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J Clin Pharmacol. 2004 Apr;44(4):327-37.

Preventing contrast nephropathy: what is the best strategy? A review of the literature.

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Texas Tech University Health Sciences Center, School of Pharmacy, Lubbock, TX 79430, USA.


Patients receiving radiocontrast for diagnostic and interventional procedures are at risk for developing contrast nephropathy (CN). In fact, radiocontrast nephropathy is currently the third leading cause of hospital-acquired renal failure. Understanding that CN has been associated with increased length of hospitalization and mortality, determining the best prevention strategy is of utmost importance. Patients at the greatest risk for developing acute renal failure are patients with diabetes and underlying renal insufficiency. Several therapies have been investigated for the prevention of CN; unfortunately, very few have shown a consistent benefit. Therapies that have been studied include saline hydration, N-acetylcysteine (NAC), theophylline, calcium channel blockers, diuretics, dopamine, endothelin receptor antagonists, atrial natriuretic peptide, angiotensin-converting enzyme inhibitors, and prostaglandin E-1. Using adequate hydration, using low-osmolar dyes, and minimizing the dose of contrast have all been shown to be effective in reducing CN and are considered the standard of care. While trials with many pharmacologic agents have produced conflicting results, intervention with NAC has also been promising. This article reviews the pathophysiology, risk factors, and therapies that are currently available for the prevention of CN.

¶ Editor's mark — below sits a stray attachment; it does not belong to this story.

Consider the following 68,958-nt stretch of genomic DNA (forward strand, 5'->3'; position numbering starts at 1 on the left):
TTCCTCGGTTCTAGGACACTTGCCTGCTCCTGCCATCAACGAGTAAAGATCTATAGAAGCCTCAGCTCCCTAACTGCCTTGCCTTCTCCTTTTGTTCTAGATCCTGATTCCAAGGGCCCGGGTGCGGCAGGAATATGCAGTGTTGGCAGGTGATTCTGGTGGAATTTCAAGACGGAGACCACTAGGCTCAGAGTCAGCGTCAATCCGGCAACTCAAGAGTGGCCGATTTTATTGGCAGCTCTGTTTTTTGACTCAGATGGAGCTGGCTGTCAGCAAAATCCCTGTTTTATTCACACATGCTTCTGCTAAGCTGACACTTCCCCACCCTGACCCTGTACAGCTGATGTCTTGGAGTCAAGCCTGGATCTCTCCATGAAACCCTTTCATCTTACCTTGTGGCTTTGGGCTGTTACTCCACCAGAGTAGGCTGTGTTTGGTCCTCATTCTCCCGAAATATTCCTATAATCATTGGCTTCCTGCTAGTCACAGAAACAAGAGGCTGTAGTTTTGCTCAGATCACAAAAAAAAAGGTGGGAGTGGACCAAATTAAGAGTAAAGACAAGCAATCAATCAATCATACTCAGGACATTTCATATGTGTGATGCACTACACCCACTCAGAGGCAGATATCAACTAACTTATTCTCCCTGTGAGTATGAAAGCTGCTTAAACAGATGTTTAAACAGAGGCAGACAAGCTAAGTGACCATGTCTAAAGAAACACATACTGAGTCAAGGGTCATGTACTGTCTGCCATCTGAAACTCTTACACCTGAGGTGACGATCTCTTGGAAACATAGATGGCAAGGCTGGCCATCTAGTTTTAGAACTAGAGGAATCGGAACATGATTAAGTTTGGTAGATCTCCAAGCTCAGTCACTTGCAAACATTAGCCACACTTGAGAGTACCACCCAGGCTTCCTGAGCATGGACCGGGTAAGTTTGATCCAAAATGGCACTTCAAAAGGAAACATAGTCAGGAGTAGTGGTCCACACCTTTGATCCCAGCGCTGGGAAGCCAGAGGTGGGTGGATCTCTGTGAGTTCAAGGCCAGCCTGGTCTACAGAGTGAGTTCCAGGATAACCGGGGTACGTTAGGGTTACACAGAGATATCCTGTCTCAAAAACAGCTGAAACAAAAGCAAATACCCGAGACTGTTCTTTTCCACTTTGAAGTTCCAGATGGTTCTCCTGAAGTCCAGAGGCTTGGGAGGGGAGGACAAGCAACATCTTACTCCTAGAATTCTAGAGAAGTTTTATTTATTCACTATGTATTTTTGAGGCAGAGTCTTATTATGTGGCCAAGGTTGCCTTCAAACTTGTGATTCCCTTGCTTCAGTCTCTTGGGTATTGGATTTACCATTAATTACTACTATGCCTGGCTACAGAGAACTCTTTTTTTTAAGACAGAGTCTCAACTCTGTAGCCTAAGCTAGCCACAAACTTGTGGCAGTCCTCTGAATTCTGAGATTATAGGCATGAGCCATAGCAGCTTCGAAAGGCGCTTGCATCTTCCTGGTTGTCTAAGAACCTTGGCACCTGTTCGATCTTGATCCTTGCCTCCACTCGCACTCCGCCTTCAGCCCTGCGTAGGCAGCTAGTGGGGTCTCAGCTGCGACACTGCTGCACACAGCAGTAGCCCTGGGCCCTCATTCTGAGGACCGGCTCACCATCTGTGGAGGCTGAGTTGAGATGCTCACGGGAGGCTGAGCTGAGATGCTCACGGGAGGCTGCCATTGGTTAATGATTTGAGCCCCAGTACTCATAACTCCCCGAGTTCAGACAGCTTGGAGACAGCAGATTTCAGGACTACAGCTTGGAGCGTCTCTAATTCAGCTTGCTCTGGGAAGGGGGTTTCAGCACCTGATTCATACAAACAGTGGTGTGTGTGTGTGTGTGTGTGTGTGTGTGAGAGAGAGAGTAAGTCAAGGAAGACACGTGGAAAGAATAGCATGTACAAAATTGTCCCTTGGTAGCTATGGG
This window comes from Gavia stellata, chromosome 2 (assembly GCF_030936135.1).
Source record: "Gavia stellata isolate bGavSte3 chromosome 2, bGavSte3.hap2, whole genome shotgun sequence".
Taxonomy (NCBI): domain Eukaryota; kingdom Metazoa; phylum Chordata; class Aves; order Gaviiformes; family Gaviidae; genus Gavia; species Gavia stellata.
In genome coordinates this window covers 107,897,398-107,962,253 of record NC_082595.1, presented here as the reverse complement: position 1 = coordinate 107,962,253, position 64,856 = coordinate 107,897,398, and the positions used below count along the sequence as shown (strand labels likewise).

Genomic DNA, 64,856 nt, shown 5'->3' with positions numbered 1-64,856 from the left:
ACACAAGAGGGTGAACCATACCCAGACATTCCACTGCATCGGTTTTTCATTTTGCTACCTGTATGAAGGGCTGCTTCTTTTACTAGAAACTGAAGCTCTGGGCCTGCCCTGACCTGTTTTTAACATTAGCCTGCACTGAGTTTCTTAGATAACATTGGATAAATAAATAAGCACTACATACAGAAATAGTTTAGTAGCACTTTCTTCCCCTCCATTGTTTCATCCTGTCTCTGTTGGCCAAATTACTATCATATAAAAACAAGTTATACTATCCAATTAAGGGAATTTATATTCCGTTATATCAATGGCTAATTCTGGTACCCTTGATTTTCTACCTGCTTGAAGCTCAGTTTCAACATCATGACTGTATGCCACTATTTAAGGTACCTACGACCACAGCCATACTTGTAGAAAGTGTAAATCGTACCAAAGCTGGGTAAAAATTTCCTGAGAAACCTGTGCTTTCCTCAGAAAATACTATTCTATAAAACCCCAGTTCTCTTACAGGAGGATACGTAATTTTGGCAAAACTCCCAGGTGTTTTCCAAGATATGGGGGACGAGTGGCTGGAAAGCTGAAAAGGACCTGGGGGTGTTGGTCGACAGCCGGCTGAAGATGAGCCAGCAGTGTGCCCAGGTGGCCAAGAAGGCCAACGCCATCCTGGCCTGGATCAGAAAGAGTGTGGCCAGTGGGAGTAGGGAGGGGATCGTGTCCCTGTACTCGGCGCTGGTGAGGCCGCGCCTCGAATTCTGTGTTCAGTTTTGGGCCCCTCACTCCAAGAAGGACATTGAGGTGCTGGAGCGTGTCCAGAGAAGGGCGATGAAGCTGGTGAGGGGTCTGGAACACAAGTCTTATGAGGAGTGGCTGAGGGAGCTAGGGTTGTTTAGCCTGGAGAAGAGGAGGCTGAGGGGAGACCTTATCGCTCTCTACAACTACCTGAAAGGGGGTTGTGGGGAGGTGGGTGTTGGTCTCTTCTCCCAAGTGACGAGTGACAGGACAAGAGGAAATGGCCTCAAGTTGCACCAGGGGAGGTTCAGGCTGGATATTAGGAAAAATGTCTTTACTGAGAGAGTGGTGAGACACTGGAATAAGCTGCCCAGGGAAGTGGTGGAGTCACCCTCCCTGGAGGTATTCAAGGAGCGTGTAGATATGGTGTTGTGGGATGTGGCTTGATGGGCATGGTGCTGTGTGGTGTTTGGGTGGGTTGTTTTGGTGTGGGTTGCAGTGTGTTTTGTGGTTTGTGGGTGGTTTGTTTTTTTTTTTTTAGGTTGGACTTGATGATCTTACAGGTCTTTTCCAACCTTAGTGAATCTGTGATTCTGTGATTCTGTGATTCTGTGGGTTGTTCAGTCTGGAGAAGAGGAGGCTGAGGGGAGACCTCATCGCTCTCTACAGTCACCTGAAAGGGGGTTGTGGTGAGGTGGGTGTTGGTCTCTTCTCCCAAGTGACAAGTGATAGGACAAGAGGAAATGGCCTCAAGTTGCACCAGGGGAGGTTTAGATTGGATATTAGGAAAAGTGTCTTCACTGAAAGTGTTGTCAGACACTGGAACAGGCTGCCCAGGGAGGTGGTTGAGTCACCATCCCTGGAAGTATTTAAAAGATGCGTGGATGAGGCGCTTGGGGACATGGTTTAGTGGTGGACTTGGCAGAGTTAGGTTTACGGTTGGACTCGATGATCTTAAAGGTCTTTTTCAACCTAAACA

[Indexed for MEDLINE]

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